Deltron 3030

Next up, in the same venue, was Deltron 3030. As opposed to the Purity Ring duo who looked a little dwarfed on the big stage, Deltron staffed the scene with a full string section, a horn section, guitars and four back-up singers lending support to the stars of the supergroup: Del the Funky Homo Homosapien and Dan the Automator (both of who've been part of Gorillaz), as well as DJ Kid Koala. The squadrons of sound they constructed moved the audience and my whole body: the guitar hooks worked my hips; Kid's scratches jiggled my head from side to side; the horns got my shoulders shrugging; and the drum beats took care of the rest. Del's lyrics tickled my brain too. I say tickled because — you guessed it — most of them were buried beneath not just the bass, but by the weight of all that sound. One of the clearest vocal moments came when Dan the Automator, dressed in tails and conducting the band with a baton, taught the audience the verse: "Deltron is our hero; if he can't do it nobody can." It was our part to play as they told their futuristic rock opera staring Deltron Zero. But I suppose at this point in the night words were becoming meaningless anyway, and you really didn't need any instructions to enjoy the Deltron ride.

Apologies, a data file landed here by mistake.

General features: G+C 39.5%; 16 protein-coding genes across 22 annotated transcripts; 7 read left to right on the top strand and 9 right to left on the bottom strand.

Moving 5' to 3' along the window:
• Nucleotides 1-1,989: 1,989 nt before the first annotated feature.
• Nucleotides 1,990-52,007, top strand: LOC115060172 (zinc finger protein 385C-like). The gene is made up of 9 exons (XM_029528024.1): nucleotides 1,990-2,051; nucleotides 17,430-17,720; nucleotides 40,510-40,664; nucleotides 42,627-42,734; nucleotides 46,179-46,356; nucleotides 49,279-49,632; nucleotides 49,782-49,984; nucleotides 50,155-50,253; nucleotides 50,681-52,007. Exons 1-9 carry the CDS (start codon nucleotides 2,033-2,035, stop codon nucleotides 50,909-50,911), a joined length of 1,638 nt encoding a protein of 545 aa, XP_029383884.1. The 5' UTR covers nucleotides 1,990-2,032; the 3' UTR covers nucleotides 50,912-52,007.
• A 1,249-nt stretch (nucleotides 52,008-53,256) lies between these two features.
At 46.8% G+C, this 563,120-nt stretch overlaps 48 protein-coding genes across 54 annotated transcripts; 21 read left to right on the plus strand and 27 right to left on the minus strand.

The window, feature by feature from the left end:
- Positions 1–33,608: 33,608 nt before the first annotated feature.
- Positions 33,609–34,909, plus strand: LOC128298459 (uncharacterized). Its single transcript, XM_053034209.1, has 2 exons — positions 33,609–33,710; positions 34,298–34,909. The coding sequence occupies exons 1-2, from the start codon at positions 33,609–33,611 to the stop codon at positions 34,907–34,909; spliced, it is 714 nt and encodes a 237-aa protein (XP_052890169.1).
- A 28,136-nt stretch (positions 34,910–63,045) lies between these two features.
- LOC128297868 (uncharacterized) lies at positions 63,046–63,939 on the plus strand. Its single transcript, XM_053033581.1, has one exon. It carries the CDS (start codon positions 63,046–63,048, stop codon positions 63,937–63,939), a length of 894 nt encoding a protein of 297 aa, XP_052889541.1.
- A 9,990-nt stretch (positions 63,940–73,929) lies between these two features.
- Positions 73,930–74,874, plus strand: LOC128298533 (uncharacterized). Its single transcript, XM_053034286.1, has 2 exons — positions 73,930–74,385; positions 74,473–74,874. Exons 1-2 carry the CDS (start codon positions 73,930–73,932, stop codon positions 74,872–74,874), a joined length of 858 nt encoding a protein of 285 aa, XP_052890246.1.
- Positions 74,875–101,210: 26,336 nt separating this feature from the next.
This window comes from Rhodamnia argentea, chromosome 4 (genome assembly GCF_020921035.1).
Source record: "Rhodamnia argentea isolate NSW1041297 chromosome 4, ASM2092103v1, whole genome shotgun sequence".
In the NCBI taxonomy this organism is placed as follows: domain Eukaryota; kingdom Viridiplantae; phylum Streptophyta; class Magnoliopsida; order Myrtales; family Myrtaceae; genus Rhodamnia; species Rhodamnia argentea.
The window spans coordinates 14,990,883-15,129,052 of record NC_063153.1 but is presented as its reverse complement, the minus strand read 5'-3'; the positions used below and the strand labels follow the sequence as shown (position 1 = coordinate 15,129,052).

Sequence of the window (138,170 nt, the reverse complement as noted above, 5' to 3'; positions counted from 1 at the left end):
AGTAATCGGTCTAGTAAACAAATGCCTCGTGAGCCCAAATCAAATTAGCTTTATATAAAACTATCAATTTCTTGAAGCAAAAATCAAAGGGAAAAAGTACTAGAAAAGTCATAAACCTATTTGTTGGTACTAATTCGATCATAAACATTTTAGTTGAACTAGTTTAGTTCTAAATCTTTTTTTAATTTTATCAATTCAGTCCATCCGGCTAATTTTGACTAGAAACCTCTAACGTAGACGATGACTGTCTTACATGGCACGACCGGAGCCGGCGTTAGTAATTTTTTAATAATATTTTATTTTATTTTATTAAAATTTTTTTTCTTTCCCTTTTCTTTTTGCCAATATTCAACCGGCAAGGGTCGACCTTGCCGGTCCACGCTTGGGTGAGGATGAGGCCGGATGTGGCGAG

I will say that the bass overload from the night did cause me to miss Bassnectar who manned the stage after Detron. The beams and batting in the ceiling out by the concession stands were already vibrating in an ugly way from the night's festivities; I didn't really want to stick around to see what might happen when the ace of bass let lose. From what I heard, the set was hot and the building held up.

Camp Counselors Huntress Lefse RecordsListening to the vocals on Huntress, the latest release from Kyle J Reigle (who also records as Cemeteries), is like listening to the white puffs of breath that escape blue lips in the depths of winter. It's a plaintive sound: one that knows it'll only hang on the air until the next icy gust of wind blows it away. And, in fact, most of Reigle's lyrics are gone before you can quite grasp what they're saying. Using wintry language to talk about Reigle's music is fitting, as he's a native of Buffalo, New York—no stranger to the occasional blizzard. That might be why it's tempting to draw comparisons between Camp Counselors and those others denizens of the north, Iceland's Sigur Ròs. Both artists imbue their compositions with spare, fuzzed out electronic storms of sound that evoke empty snow-filled fields under starless skies. But where some Sigur Ròs' tracks verge into the rock realm, Reigle's work never gets as hard-edged as his Icelandic brethrens'. In fact the guitars he used on Wilderness, his previous effort as Cemeteries, is absent here, which removes pretty much all rock leanings and leaves behind an all-electronic soundscape that grooves, but is never in danger of shattering any ice.